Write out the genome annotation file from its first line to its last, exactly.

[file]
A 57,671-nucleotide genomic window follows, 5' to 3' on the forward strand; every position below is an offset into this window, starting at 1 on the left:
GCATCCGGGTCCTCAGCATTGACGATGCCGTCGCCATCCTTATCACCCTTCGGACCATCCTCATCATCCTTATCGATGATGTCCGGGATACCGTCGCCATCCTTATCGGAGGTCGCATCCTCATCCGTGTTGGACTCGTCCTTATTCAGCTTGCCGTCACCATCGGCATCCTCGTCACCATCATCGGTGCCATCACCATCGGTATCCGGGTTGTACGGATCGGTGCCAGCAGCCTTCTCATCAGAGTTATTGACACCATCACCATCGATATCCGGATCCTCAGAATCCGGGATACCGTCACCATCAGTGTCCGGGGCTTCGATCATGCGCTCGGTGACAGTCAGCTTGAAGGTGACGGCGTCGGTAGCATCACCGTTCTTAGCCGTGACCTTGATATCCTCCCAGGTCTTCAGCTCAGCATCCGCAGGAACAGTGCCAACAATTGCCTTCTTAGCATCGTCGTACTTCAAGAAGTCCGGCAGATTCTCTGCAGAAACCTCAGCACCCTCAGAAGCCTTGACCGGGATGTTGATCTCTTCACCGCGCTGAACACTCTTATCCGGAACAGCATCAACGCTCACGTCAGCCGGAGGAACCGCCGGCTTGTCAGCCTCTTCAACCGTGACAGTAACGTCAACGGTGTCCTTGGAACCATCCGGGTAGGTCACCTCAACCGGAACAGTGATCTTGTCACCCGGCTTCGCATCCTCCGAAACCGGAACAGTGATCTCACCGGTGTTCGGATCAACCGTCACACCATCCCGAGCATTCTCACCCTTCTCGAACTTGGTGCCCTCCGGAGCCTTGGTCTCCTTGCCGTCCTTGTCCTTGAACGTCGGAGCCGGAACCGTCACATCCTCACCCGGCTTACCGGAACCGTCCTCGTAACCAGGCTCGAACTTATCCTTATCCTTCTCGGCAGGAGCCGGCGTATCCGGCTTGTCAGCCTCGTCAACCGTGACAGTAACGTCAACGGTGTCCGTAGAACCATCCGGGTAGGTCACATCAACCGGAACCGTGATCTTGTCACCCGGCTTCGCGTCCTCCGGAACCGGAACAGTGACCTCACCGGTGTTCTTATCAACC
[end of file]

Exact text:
A 57,671-nucleotide genomic window follows, 5' to 3' on the forward strand; every position below is an offset into this window, starting at 1 on the left:
GCATCCGGGTCCTCAGCATTGACGATGCCGTCGCCATCCTTATCACCCTTCGGACCATCCTCATCATCCTTATCGATGATGTCCGGGATACCGTCGCCATCCTTATCGGAGGTCGCATCCTCATCCGTGTTGGACTCGTCCTTATTCAGCTTGCCGTCACCATCGGCATCCTCGTCACCATCATCGGTGCCATCACCATCGGTATCCGGGTTGTACGGATCGGTGCCAGCAGCCTTCTCATCAGAGTTATTGACACCATCACCATCGATATCCGGATCCTCAGAATCCGGGATACCGTCACCATCAGTGTCCGGGGCTTCGATCATGCGCTCGGTGACAGTCAGCTTGAAGGTGACGGCGTCGGTAGCATCACCGTTCTTAGCCGTGACCTTGATATCCTCCCAGGTCTTCAGCTCAGCATCCGCAGGAACAGTGCCAACAATTGCCTTCTTAGCATCGTCGTACTTCAAGAAGTCCGGCAGATTCTCTGCAGAAACCTCAGCACCCTCAGAAGCCTTGACCGGGATGTTGATCTCTTCACCGCGCTGAACACTCTTATCCGGAACAGCATCAACGCTCACGTCAGCCGGAGGAACCGCCGGCTTGTCAGCCTCTTCAACCGTGACAGTAACGTCAACGGTGTCCTTGGAACCATCCGGGTAGGTCACCTCAACCGGAACAGTGATCTTGTCACCCGGCTTCGCATCCTCCGAAACCGGAACAGTGATCTCACCGGTGTTCGGATCAACCGTCACACCATCCCGAGCATTCTCACCCTTCTCGAACTTGGTGCCCTCCGGAGCCTTGGTCTCCTTGCCGTCCTTGTCCTTGAACGTCGGAGCCGGAACCGTCACATCCTCACCCGGCTTACCGGAACCGTCCTCGTAACCAGGCTCGAACTTATCCTTATCCTTCTCGGCAGGAGCCGGCGTATCCGGCTTGTCAGCCTCGTCAACCGTGACAGTAACGTCAACGGTGTCCGTAGAACCATCCGGGTAGGTCACATCAACCGGAACCGTGATCTTGTCACCCGGCTTCGCGTCCTCCGGAACCGGAACAGTGACCTCACCGGTGTTCTTATCAACC